February 25, 2024

Bess Rattray, 54, writer and paramedic volunteer, grew up in East Hampton and now lives near the village’s main business district. Ms. Rattray’s cell phone frequently fails in her own home, forcing her to go out into the front yard.

Sometimes, she said, her phone just says “not available,” which usually happens when “too many people” are using cell phones in the area. “These are bananas these days,” she said. “In this incredibly affluent area and so close to the largest metropolitan area in the country.”

The Hamptons’ lack of reliable service is also a real security risk. “We all know that there are places in the emergency services where radios and cell phones may not work,” she said. “You step off the street in one of these places and somehow you are out of luck.”

While some vacationers like to be inaccessible, for others it is a productivity issue. Nicole Castillo, 46, executive vice president of WordHampton, a public relations firm, estimates that 30 percent of her work takes place outside of the office.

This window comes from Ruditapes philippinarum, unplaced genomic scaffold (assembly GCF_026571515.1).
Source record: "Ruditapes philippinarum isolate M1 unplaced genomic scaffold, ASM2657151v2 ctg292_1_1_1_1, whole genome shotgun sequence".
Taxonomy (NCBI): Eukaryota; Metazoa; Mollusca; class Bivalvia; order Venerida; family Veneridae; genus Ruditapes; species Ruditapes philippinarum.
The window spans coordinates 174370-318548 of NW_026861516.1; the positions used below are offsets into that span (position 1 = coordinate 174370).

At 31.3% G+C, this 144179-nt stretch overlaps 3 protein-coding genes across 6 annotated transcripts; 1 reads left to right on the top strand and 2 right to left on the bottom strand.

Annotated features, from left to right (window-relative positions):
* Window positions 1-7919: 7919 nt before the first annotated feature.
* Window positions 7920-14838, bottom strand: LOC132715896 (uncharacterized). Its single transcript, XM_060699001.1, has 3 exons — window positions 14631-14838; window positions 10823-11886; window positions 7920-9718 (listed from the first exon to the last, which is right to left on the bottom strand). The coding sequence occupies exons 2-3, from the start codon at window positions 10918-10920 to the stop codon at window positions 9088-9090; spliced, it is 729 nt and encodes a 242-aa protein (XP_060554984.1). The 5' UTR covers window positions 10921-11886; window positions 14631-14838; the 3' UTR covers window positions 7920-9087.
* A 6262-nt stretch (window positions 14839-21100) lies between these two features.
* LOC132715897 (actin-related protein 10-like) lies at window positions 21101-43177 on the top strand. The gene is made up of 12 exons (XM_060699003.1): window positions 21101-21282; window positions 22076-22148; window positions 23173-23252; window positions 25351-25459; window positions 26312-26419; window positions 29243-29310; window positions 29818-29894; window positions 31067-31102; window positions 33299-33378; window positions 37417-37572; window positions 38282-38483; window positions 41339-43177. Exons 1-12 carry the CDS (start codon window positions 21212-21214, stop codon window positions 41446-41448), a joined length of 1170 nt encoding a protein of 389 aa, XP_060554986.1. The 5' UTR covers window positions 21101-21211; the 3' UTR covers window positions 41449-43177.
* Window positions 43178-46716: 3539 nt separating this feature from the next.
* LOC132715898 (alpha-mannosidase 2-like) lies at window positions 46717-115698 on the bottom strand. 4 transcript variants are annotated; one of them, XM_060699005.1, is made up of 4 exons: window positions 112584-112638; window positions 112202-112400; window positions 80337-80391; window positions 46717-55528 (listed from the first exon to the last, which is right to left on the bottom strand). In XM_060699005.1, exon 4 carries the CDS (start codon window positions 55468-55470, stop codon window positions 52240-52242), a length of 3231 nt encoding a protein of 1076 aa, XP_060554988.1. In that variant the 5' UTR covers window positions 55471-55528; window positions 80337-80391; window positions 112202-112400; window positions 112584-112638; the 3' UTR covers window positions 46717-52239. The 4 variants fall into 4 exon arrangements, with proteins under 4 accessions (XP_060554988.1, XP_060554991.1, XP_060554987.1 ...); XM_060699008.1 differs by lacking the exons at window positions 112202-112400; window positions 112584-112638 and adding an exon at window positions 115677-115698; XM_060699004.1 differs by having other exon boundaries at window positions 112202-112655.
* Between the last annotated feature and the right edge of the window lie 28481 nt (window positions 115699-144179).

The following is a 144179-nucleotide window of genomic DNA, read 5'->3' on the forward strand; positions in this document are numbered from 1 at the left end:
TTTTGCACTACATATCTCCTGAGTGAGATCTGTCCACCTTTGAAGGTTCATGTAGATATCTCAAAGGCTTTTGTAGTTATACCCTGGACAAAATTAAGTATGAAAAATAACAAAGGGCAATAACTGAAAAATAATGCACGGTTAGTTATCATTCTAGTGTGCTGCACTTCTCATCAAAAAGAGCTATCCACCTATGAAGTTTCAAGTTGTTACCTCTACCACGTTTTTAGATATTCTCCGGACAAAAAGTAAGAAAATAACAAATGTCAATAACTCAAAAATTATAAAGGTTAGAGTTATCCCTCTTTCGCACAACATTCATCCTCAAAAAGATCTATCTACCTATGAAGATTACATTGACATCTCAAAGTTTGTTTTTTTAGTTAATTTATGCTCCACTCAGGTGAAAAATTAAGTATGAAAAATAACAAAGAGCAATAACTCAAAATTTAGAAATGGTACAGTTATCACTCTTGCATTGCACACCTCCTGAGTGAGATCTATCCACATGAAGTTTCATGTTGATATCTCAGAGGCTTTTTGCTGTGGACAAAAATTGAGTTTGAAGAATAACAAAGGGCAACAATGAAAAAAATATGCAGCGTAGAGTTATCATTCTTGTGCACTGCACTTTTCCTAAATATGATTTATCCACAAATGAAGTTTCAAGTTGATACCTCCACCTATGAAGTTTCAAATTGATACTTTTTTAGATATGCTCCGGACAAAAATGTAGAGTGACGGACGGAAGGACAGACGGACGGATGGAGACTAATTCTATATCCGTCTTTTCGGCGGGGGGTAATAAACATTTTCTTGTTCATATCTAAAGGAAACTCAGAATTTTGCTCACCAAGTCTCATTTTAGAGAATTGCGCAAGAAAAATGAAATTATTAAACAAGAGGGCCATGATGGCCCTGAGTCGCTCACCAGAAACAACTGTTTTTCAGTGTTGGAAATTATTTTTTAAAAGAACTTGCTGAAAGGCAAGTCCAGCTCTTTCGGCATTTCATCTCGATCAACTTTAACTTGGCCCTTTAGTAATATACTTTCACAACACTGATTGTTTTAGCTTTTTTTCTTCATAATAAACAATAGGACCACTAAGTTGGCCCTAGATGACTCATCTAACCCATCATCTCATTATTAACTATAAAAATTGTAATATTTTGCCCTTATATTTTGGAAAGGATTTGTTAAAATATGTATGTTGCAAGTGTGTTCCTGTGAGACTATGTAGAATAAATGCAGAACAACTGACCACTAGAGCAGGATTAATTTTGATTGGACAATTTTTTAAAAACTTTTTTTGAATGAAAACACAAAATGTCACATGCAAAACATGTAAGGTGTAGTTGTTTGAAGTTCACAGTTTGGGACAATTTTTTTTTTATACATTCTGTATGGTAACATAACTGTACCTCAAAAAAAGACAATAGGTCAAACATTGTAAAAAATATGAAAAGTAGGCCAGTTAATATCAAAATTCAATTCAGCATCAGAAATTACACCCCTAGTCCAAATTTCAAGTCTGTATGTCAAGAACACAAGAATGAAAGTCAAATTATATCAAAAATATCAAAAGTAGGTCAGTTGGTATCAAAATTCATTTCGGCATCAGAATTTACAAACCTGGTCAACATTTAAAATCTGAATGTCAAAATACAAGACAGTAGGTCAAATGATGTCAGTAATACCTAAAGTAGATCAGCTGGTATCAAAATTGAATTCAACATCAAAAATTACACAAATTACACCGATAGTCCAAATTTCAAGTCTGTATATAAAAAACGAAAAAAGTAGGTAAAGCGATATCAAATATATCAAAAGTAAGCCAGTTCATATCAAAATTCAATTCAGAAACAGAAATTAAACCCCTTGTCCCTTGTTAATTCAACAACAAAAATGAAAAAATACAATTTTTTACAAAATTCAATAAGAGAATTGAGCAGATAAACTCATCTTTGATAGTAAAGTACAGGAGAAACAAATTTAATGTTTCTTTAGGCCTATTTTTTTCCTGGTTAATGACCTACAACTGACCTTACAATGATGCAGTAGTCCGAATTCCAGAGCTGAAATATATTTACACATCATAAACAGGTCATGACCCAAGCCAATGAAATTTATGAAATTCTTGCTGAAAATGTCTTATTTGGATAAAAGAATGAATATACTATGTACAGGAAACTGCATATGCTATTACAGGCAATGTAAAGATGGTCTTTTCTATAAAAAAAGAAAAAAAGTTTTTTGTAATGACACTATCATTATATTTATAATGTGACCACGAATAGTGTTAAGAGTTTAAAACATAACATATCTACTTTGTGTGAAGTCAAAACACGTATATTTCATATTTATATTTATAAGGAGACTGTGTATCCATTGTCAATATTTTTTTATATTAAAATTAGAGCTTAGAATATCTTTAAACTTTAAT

Ms. Castillo lives and works in the Springs neighborhood and said she often communicates with customers on the go. “At the weekend it is a big challenge to get a text through at all,” she said. In her office, her cell phone reception doesn’t work at all, and the company had to buy boosters.

Michael Schwarz, 38, founder and CEO of technology company Improove, Inc., moved his girlfriend from New York to East Hampton last June. Mr. Schwarz was aware of the welcome call from his new hometown. “I think how bad can it be?” he said. Then what he called the “toxic combination” of unreliable internet and “nonexistent” cellular service actually turned out to be pretty bad.